Currently, the Air sits between the iPad Pro and low-end MacBook — though given the $100 price difference between it and the former, I don’t know that anyone would be entirely shocked to see Apple quietly sunset the baseline product in favor of the reborn Air. There simply aren’t enough compelling reasons to keep that model around in its current configuration, especially given the Air’s enduring popularity.

Certain sacrifices were made in favor of keeping the Air’s price down — most notably the Touch Bar. There was some speculation that Apple’s decision to drop the technology on this device was some clear sign that the company was moving away from the touchscreen-adjacent tech, but the reason is likely far more simple: Adding it would have further driven up the entry-level price — and eclipsed the MacBook in the process.

Instead, the company did something even better, breaking out Touch ID from the bar. After a couple of years with a Touch Bar on both my work and personal machines, the fingerprint scanner remains the one feature (outside of the standard function keys like volume) that I use on a daily basis. In the long run, the company may have done the Touch Bar a bit of a disservice by consciously uncoupling Touch ID, but for the Air, it was the ideal decision, bringing its most useful feature without driving up the price in the process.

The keyboard is the same found on the most recent MacBook Pros, as well. That, along with other shifts, is bound to be polarizing among longtime Air users. I will say this, however, if you haven’t tried a MacBook keyboard since the infamous butterfly switch overhaul of 2015, visit your local Apple store to give them another shot. It’s true that they’re still a fair bit shallower than the previous model, but things have been improved in the past three years, courtesy of two major updates.

This latest generation is quieter, has a better feel and has the added benefit of a new rubberized bladder, which should protect from spills, along with particulate matter, which has become a bane of everyone with an earlier model’s existence. Seriously, I once found myself roaming around Seattle desperately trying to find a can of compressed air before an Amazon event.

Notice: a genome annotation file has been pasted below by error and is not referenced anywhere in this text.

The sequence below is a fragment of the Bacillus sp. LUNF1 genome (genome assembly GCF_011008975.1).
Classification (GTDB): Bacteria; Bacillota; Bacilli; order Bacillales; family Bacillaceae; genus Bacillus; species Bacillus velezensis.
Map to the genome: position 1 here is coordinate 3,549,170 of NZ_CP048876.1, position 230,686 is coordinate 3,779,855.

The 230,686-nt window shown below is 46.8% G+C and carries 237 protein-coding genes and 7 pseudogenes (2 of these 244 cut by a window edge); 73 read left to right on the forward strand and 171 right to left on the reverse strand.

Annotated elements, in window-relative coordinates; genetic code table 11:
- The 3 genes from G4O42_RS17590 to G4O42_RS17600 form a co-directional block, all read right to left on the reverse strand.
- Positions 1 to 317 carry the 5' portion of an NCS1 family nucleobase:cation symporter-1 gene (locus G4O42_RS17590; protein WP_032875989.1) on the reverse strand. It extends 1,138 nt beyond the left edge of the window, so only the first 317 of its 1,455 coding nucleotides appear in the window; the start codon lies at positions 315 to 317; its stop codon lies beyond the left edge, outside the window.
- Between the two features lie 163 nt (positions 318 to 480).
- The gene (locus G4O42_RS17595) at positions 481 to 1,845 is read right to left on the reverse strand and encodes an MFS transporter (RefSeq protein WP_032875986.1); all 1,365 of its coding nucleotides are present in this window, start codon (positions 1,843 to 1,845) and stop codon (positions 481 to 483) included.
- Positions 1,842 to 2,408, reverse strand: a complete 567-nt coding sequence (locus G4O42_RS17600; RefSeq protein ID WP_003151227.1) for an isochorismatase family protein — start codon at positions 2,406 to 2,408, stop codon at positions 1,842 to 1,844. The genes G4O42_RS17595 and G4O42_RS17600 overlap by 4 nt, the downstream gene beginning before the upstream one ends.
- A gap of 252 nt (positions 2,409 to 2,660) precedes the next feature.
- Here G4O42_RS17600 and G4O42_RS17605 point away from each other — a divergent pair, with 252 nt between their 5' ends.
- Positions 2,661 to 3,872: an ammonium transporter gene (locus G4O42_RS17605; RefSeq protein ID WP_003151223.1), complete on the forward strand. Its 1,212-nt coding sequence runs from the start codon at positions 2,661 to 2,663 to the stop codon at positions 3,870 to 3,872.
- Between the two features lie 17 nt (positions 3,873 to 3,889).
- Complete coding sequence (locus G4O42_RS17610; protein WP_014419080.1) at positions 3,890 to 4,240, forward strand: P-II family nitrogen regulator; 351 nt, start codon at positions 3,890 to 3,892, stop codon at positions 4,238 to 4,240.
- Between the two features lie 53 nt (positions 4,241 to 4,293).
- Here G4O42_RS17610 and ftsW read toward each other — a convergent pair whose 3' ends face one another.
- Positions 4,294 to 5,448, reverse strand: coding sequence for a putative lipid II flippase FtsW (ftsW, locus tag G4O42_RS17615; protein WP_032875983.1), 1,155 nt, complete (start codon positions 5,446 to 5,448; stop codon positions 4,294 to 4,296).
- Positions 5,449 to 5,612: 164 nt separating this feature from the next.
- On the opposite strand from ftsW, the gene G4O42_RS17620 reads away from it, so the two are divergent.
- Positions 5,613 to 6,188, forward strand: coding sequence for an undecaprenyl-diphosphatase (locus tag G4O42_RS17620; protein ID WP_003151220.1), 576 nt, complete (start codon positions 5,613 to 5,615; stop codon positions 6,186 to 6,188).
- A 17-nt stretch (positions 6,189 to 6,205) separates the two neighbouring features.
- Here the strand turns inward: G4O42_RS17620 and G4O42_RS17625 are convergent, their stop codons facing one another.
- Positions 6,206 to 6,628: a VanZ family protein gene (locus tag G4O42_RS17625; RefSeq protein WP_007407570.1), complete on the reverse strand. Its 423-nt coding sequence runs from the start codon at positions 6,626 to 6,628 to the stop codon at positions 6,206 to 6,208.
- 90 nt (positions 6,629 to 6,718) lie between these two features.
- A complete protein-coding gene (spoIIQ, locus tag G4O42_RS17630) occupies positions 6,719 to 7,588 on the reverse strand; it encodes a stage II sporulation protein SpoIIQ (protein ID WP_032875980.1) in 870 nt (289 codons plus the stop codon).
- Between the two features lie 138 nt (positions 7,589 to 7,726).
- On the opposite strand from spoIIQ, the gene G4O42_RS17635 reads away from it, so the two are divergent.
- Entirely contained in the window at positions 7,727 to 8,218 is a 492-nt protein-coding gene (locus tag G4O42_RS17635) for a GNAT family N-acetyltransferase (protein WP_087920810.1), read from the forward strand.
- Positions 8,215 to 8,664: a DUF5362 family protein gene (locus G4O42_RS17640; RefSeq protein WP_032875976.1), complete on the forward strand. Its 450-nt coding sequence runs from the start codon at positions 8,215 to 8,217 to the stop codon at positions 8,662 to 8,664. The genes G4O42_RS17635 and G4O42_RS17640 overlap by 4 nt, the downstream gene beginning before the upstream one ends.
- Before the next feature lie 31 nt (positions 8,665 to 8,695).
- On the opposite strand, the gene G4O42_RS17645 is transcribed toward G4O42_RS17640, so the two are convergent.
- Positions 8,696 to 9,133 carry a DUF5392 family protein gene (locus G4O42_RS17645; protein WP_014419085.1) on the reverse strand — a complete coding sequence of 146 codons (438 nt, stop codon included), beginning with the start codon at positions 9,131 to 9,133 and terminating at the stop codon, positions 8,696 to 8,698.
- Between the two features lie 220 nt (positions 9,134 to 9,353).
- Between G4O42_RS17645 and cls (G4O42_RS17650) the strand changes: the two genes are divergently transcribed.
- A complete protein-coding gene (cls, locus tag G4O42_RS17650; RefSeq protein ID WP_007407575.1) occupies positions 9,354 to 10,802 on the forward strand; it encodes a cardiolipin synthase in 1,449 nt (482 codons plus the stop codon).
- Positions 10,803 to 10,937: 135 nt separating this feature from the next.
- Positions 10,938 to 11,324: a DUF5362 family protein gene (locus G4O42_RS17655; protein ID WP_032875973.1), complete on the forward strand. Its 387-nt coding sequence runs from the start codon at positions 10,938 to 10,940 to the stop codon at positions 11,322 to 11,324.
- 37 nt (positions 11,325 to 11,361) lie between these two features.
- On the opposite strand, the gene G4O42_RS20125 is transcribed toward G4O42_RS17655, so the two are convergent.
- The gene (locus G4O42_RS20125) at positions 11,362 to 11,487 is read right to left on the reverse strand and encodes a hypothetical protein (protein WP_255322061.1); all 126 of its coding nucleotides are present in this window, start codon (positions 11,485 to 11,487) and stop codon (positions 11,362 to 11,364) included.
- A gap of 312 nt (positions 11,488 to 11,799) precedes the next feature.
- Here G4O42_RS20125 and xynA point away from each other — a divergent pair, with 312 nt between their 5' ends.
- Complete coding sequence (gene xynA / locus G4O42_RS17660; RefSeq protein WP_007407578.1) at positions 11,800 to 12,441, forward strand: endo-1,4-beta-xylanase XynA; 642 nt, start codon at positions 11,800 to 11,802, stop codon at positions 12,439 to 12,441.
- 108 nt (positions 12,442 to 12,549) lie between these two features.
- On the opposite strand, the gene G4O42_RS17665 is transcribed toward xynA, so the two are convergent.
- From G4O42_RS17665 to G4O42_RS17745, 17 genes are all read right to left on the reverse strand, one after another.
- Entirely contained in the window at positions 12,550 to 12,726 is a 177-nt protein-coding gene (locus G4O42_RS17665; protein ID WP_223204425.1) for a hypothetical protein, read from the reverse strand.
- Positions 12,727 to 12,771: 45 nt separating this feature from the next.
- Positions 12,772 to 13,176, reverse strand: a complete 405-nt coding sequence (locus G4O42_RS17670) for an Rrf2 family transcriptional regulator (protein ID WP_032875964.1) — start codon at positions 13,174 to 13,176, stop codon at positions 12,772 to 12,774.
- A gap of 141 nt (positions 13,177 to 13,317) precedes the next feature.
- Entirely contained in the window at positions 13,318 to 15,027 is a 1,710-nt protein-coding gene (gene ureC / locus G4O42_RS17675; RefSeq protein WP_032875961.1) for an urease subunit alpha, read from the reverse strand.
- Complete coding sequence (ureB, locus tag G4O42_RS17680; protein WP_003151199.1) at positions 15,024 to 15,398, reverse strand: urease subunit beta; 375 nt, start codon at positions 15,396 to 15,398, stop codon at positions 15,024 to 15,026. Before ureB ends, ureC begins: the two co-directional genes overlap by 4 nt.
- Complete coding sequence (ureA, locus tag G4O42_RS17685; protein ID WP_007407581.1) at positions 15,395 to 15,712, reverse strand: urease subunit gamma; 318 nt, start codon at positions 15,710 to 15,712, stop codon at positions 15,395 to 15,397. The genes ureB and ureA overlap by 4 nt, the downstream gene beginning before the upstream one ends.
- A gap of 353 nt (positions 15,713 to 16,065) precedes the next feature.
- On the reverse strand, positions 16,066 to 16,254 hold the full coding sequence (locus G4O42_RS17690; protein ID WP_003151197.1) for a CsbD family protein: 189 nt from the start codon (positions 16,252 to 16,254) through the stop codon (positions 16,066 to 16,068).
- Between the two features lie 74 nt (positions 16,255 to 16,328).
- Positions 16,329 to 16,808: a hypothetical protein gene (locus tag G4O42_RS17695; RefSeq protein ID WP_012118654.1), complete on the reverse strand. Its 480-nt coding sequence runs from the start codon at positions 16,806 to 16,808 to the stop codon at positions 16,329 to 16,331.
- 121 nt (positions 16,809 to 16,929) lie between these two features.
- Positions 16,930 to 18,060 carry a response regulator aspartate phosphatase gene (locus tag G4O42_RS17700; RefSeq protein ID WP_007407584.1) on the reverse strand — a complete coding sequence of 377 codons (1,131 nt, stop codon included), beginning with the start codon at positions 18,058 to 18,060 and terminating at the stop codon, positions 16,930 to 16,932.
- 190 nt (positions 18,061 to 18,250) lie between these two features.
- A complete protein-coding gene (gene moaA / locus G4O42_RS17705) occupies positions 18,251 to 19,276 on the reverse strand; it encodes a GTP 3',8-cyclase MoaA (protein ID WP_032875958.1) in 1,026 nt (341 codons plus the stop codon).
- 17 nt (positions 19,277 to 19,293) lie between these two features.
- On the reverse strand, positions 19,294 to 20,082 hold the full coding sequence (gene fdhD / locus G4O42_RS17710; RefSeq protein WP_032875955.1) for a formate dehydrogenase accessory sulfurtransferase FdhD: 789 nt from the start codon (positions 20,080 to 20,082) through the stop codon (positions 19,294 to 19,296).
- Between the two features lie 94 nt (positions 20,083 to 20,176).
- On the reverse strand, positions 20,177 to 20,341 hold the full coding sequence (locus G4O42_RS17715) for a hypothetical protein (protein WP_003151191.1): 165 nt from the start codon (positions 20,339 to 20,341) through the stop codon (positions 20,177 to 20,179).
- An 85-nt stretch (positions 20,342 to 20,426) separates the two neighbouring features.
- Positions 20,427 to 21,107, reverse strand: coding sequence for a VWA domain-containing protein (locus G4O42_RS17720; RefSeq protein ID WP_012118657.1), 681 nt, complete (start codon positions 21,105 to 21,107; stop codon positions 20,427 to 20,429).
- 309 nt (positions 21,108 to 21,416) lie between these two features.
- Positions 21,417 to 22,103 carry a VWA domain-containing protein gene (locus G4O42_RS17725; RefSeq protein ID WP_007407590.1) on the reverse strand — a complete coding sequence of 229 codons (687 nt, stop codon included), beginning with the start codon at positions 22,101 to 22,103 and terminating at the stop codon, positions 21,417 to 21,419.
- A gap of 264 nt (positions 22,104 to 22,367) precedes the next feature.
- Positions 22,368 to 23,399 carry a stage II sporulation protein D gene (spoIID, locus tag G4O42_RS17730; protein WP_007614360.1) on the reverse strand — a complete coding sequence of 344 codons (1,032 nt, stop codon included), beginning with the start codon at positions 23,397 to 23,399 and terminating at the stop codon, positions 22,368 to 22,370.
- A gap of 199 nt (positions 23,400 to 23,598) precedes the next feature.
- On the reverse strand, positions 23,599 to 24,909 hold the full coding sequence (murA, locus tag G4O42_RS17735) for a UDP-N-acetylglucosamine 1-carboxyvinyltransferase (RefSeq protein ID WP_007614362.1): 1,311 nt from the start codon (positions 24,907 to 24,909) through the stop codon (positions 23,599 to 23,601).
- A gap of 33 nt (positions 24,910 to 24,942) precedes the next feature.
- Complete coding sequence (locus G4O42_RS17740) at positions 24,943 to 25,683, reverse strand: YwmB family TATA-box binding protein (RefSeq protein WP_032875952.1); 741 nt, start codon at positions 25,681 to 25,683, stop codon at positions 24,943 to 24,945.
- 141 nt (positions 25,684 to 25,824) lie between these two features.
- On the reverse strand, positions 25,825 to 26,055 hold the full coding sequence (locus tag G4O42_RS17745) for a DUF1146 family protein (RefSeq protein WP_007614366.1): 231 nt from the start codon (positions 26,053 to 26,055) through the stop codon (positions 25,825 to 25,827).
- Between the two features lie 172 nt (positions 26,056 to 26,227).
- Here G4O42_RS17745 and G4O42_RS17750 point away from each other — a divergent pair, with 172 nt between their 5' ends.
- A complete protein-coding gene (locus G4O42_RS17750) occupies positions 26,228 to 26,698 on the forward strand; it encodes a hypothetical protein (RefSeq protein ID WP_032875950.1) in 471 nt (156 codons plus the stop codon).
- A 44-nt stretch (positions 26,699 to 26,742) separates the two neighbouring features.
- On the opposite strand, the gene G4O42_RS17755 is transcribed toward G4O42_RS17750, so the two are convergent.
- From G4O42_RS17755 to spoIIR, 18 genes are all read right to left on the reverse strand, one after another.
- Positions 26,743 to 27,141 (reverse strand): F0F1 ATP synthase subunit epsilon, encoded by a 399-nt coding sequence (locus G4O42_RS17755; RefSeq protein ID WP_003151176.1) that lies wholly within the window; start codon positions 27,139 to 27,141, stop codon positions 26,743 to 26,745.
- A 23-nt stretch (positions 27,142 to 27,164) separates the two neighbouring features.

Those who’ve been holding out to upgrade from an earlier Air model will likely have a bit of an adjustment period, but it’s a much easier transition that it was on those initial 2015 MacBooks. The track pad, too, is now in line with its MacBook brethren. It’s 20 percent larger than the previous Air and utilizes Force Touch for a more uniform response across the surface, welcome changes the both of them.

The new Air’s internals are, naturally, an upgrade across the board over the 2015 model, but it’s more of a mixed bag when compared to the MacBook. In fact, the concurrent existence of the two products is likely to cause confusion among buyers — and understandably so. If you’ve been having trouble deciding between MacBooks, Apple’s made that task even more complex.

RAM is the same on both systems at either 8 or 16GB. No surprise there — that’s pretty consistent across the entire MacBook line. The base-level storage configuration, on the other hand, starts lower but goes higher than the MacBook, with an entry of 128GB (to the MacBook’s 256), all the way up to 1.5TB. Of course, storage upgrades are always costly, and if you max this one out, it’s going to run you another $1,000.

Given that it’s a newer model, the processor is an upgrade over the pricier MacBook on the baseline, from a 1.2GHz dual-core Intel Core i3 to a 1.6GHz dual-core Intel Core i5 processor. That said, there’s only one configuration here, at present, so if you want more power, seriously consider upgrading to the Pro. Our model, the Core i5 coupled with 8GB (standard on everything but storage) scored a 4,297 and 7,723 on Geekbench’s single and multi-core tests, respectively.

A quick glance at the above graphic really highlights the gulf between the Air and Pro, though the new chips do mark an upgrade over the 2017 MacBook’s single- and multi-core scores of 3,527 and 6,654. The new silicon is plenty zippy for most users’ daily tasks, but if you need more out of your system — be it for gaming or resource-intensive tasks like video edit — it’s worth the jump to the Pro.

Battery, meanwhile, is a pretty sizable bump over the MacBook, owing to the larger footprint on the Air’s 13.3-inch frame (versus the 12-inch MacBook), with a stated “up to 12 hours” on a charge to the MacBook’s 10. I found that to be pretty on the money, in my own testing. I was able to stream video for just a hair under 12 hours — plenty enough to get you through most flights.

Of course, the larger screen and battery also mean a heftier laptop. The Air’s 2.75 pounds is around 3/4 of a pound more than the MacBook. In spite of retaining the iconic beveled design, it’s also a bit thicker than the 12-inch model. That said, the company’s managed to both shrink the footprint and reduce the weight from the older Air, which weighed in at 2.96 pounds.

The display is, as advertised, a massive upgrade over the last model. If you’ve spent any time with a Retina display, you know the deal. It’s big and bright, with a nice color balance. In terms of sheer numbers, we’re talking about a bump from 1440 x 900 to 2560 x 1600 pixels. That amounts to 227 PPI, compared to the old model’s 128. It’s an immediately apparent upgrade — there’s a reason so many Air owners have been holding out for the addition. The multimedia experience is rounded out by upgraded speakers that are capable of getting LOUD, in spite of taking up very little real estate on either side of the keyboard.